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League Bulletin

October 18, 2019

​WHAT HAPPENED: Enough to constitute a relatively short Bulletin this week. Legislators weren't in town, leaving no major advocacy news for us on that front. But, as we're always in legislative mode in one way or another, we're now recruiting for our League policy committees, a great opportunity you can read about below. 
WHAT IT MEANS: We already knew it would be a no-vote week, for both chambers, whose leaders have been looking at the before-it's-all-over wishlist for last actions ahead some kind of adjournment. In the meantime, Gov. Roy Cooper has signed a couple more "mini budgets" from the legislature in the enduring absence of a full, statewide budget. 
ON TAP: By the Associated Press's count​, Governor Cooper has signed all but one of those "mini" plans from the General Assembly. As of this writing, HB 100 DOT Budget for 2019-2021 Biennium​, presented to the governor Oct. 11, remained on his desk. (The only other bill pending with it right now has to do with university system risk management.)
THE SKINNY: Enjoy this as a light week. Of course, if you're hungry, you can always refer to our robust End-of-Session Bulletin, written and produced by League staff in September, to be updated once the legislature adjourns for the year. It's a comprehensive document of what's happened so far. 

The League is looking for individuals to form league policies and advocate for them through Legislative Action Committees (General Government, Tax & Finance, Planning & Environment LAC) and Regulatory Action Committee (RAC). The LAC and RAC consider and develop the proposed legislative agenda and related core value issues for the League. These committees recommend the advocacy agenda to the Board of Directors, which in turn proposes it to the full membership for discussion, debate and approval at the Advocacy Goals Conference. This process begins in even-numbered years in advance of the legislative “long session” in odd-numbered years. Each committee term lasts for two years and members may serve a maximum of two consecutive terms on a committee.
These committees are a vital part of the policy decision making. We hope you will consider serving on one of the advocacy committees; it’s a great way to be involved in League advocacy efforts! To apply, please fill out an interest form by Friday, Nov. 1.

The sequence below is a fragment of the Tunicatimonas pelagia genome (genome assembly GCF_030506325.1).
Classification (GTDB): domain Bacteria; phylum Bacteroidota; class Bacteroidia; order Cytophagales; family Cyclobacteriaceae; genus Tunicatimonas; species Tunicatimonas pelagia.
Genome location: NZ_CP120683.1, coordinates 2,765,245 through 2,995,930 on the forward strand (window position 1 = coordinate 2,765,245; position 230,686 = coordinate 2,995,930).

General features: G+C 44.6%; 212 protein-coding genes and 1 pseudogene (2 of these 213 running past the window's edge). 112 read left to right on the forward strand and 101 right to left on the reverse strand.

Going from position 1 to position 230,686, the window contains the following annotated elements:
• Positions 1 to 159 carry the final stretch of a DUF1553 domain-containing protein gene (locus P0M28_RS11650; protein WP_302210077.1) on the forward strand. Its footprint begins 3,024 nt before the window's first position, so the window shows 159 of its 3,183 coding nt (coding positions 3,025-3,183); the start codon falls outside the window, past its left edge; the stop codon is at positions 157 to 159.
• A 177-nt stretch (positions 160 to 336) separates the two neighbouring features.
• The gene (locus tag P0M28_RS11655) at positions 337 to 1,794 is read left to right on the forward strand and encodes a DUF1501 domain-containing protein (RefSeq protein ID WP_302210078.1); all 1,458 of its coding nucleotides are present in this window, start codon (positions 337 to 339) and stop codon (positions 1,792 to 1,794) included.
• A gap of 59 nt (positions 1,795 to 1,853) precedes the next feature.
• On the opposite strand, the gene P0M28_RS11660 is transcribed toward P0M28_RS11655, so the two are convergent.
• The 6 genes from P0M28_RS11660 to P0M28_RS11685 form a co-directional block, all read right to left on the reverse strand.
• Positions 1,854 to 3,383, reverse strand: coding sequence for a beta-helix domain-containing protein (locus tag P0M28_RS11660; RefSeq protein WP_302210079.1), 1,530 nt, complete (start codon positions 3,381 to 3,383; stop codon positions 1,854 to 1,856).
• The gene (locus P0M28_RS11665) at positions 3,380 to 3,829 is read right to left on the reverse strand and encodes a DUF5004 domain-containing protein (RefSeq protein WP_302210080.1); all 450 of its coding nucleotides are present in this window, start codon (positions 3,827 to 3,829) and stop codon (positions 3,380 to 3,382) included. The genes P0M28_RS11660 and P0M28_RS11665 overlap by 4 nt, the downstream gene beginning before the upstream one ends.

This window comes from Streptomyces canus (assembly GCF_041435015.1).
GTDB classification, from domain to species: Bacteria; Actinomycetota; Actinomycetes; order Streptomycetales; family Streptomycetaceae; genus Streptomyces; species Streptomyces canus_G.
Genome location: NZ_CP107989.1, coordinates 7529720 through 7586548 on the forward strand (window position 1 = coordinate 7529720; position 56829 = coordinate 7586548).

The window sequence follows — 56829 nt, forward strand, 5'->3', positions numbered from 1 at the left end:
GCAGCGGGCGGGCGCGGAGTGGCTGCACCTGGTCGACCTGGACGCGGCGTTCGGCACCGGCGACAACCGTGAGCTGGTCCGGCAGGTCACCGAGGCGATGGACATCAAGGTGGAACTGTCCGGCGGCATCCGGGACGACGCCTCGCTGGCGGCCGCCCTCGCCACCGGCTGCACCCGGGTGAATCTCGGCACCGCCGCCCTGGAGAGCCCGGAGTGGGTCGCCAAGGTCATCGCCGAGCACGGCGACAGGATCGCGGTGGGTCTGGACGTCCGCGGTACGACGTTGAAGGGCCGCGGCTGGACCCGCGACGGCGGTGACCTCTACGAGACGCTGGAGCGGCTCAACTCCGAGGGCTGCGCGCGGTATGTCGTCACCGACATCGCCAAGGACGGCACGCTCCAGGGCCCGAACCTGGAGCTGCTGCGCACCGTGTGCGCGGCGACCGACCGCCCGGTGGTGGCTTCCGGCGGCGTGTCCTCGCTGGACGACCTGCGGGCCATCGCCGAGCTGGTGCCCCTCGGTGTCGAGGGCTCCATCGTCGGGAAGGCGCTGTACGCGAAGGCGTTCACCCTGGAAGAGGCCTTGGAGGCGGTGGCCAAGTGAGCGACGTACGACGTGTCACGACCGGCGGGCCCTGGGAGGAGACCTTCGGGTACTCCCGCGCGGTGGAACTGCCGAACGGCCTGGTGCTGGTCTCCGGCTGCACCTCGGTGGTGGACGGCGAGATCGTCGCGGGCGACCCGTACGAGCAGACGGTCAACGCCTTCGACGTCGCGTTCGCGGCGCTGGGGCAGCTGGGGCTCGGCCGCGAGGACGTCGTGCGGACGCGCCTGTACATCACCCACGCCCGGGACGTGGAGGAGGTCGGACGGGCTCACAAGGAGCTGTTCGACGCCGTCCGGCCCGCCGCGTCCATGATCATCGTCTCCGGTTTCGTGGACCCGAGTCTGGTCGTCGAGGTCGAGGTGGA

If you have any questions, please contact Karen Waddell at (919) 715-0950 or

Kinston Mayor Dontario Hardy said he ran for office, to begin with, because of Hurricane Matthew and its unforgettable impacts on his city. While it's hard to call any mayor a fan of major flood damage, Mayor Hardy was especially sick and tired of it. So he packed his bags for Iowa, a flood-experienced state where he heard answers might be. "I learned a lot," the mayor said. That's the focus of the latest episode of Municipal Equation, the League's podcast about cities and towns adapting in the face of change. We hear from Mayor Hardy, from Wilmington Mayor Bill Saffo, and from an Iowa flood observer who's helping to change the game on how we prepare for and respond to floodwaters in our cities and towns. Like Mayor Hardy said, there's a lot to learn here, and with a big lesson on collaboration. Listen now

The 13th annual Hot Sauce Festival took place in Oxford on Sept. 14. The festival brings in thousands of people, with 2019 topping over 13,000 visitors. It’s a great way for people to explore downtown Oxford, while interacting with friends, downtown merchants, fans, artisans and vendors. Each year the festival grows and the ones in charge work hard to adapt to the ever changing community by adding craft & vendors, artisans, local breweries, and area food-trucks, bringing in rich flavors and a bit more history. Downtown Economic Development Corporation, along with the City of Oxford, stress the importance of the “Hot Sauce Contest” as a crucial economic driver to downtown Oxford’s current and future economy.
It's a perfect story​ for Here We Grow, at, the economic development storytelling website from the League and partner WRAL TechWire. Here We Grow is where North Carolina cities and towns are telling us what they're doing to add jobs, improve quality of life and keep on trends that influence our economies. When we add up all that our municipalities are doing on that front, it's a massive impact for all North Carolina. Send questions about content or login credentials to League Communications Associate Jack Cassidy at